Video chat apps could still listen to you even when you’re muted, study finds

Video chat apps could still listen to your voice even when you’re muted, according to new research.

Examination of a variety of popular meeting apps revealed that they still collected audio even when a user thought they had muted their sound.

Some of this information is sent to the cloud and could therefore be eavesdropped by these companies, they say.

And it’s even possible to determine what people are doing using this sound, the researchers warn.

Researchers from the University of Wisconsin at Madison began the research after being alerted that video chat apps appeared to be accessing the microphone even when they claimed not to be. Researcher Kassem Fawaz was told by his brother that his computer was showing a light indicating that the microphone was in use even when the mute button was pressed.

Some operating systems provide a warning when a certain application is accessing audio. Apple’s iOS and MacOS, for example, show an orange light in the corner of the screen if sound is being recorded by an app.

This led Professor Fawaz and a graduate student, Yucheng Yang, to examine popular video chat apps on a variety of platforms to figure out if they had stopped listening to their users.

“It turns out that in the vast majority of cases when you mute yourself, these apps don’t give up access to the microphone,” Professor Fawaz said in a statement. “And that’s a problem. When you’re muted, people don’t expect these apps to collect data. »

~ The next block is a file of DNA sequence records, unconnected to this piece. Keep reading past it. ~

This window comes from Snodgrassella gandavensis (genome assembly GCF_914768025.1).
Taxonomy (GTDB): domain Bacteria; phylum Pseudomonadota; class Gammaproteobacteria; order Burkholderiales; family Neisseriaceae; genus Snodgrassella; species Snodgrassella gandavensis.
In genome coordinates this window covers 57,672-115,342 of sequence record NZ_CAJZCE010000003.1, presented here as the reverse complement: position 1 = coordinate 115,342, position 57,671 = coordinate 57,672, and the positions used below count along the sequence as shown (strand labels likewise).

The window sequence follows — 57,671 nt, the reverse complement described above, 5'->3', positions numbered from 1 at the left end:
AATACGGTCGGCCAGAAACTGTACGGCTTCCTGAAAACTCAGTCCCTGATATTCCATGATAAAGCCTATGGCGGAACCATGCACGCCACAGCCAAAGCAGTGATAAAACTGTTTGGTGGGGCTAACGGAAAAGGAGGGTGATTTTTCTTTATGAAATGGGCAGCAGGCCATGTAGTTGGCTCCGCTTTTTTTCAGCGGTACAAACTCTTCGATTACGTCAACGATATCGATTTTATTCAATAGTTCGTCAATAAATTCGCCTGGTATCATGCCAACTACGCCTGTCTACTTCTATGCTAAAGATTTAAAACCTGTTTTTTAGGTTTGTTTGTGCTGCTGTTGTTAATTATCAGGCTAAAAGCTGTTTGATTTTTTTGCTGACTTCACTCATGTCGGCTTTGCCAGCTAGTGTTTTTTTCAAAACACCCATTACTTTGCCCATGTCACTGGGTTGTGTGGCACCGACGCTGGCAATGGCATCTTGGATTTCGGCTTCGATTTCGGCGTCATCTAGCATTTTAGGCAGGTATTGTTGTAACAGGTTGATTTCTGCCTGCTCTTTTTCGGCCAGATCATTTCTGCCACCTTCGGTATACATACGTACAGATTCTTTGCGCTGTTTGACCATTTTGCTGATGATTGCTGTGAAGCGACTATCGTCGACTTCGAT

The researchers analyzed the code powering a variety of applications to examine how audio was sent around the computer when they were used. They found that all of the apps in the test collected raw audio when muted – and that one of them sent this information over the internet at the same rate whether the user was muted or nope.

They even discovered that it was possible to use machine learning to collect that audio and quickly assess what people were doing while they were in the app. They discovered that it was possible to identify whether the person was cooking, eating or typing, for example, with an accuracy of 82%.

Even without any indication that the data is being used by companies in this way, it’s an important warning that apps could collect private information without a user being able to stop it, the researchers said.

“With a camera, you can turn it off or even put your hand on it, and whatever you do, no one can see you,” Professor Fawaz said. “I don’t think it exists for microphones.”

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